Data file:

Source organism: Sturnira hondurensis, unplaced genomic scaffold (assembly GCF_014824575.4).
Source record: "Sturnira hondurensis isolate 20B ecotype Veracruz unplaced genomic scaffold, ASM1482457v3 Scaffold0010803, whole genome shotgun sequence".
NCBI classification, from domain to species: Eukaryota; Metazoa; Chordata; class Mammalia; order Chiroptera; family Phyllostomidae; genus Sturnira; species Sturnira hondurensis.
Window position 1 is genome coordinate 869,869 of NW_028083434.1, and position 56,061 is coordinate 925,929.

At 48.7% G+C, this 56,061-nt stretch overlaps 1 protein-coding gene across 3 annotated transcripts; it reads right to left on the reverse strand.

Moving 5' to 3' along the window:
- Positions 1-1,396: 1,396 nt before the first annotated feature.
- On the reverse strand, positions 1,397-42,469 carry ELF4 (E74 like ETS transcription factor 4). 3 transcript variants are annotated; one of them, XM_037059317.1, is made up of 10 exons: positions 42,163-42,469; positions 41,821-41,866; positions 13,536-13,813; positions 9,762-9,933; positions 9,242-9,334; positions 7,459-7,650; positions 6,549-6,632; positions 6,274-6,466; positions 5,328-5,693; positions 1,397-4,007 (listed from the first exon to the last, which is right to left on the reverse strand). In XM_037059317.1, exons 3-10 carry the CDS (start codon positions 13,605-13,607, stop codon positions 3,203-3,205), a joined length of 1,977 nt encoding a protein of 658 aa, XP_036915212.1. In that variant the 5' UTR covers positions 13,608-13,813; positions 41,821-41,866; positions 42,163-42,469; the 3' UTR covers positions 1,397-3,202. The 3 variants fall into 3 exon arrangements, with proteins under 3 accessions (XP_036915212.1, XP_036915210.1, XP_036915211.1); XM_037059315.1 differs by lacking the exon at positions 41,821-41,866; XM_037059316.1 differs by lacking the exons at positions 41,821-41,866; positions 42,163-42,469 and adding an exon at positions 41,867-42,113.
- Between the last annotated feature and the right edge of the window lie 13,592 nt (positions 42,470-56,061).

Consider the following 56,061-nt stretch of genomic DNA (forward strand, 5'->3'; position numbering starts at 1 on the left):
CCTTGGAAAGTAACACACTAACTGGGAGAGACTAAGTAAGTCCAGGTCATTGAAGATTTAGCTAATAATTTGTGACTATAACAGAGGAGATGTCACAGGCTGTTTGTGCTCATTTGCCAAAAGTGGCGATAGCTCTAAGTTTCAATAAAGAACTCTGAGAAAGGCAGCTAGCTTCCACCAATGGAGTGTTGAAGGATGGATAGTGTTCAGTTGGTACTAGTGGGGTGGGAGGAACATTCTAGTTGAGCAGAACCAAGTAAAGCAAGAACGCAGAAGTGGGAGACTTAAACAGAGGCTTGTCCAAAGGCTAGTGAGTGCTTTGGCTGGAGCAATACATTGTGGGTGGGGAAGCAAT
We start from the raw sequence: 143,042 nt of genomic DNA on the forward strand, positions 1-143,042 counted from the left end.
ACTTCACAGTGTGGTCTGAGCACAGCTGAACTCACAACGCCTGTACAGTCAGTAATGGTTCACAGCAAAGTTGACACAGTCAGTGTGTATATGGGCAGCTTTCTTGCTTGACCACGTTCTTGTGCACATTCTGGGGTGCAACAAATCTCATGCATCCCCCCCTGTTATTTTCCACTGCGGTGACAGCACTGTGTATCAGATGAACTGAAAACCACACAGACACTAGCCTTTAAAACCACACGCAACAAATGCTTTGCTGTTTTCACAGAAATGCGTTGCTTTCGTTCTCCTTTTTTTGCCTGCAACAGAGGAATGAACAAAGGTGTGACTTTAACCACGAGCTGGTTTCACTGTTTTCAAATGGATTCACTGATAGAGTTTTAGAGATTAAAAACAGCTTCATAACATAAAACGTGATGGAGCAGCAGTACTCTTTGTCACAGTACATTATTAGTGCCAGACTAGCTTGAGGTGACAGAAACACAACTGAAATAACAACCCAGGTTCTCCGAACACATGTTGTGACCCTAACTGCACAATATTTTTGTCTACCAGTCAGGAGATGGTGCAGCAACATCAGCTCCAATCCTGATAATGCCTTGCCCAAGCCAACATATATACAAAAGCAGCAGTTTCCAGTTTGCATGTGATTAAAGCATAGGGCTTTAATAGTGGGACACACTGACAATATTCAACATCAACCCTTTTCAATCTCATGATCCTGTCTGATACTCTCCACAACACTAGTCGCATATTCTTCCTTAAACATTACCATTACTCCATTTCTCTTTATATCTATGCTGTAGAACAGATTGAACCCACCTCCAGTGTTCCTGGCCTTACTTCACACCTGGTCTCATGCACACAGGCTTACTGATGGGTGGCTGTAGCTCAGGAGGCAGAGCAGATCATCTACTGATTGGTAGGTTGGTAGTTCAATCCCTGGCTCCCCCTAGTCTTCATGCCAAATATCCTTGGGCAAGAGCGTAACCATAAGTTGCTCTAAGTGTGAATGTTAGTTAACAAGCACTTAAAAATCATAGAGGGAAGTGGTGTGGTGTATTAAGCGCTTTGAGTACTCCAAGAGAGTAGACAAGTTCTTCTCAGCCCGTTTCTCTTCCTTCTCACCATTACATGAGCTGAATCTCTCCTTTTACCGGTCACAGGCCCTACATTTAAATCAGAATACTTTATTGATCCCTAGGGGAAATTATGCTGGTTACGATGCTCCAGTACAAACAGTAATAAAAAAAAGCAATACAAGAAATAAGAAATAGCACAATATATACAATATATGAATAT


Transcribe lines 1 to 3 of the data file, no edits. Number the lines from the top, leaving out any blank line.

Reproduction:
Source organism: Sturnira hondurensis, unplaced genomic scaffold (assembly GCF_014824575.4).
Source record: "Sturnira hondurensis isolate 20B ecotype Veracruz unplaced genomic scaffold, ASM1482457v3 Scaffold0010803, whole genome shotgun sequence".
NCBI classification, from domain to species: Eukaryota; Metazoa; Chordata; class Mammalia; order Chiroptera; family Phyllostomidae; genus Sturnira; species Sturnira hondurensis.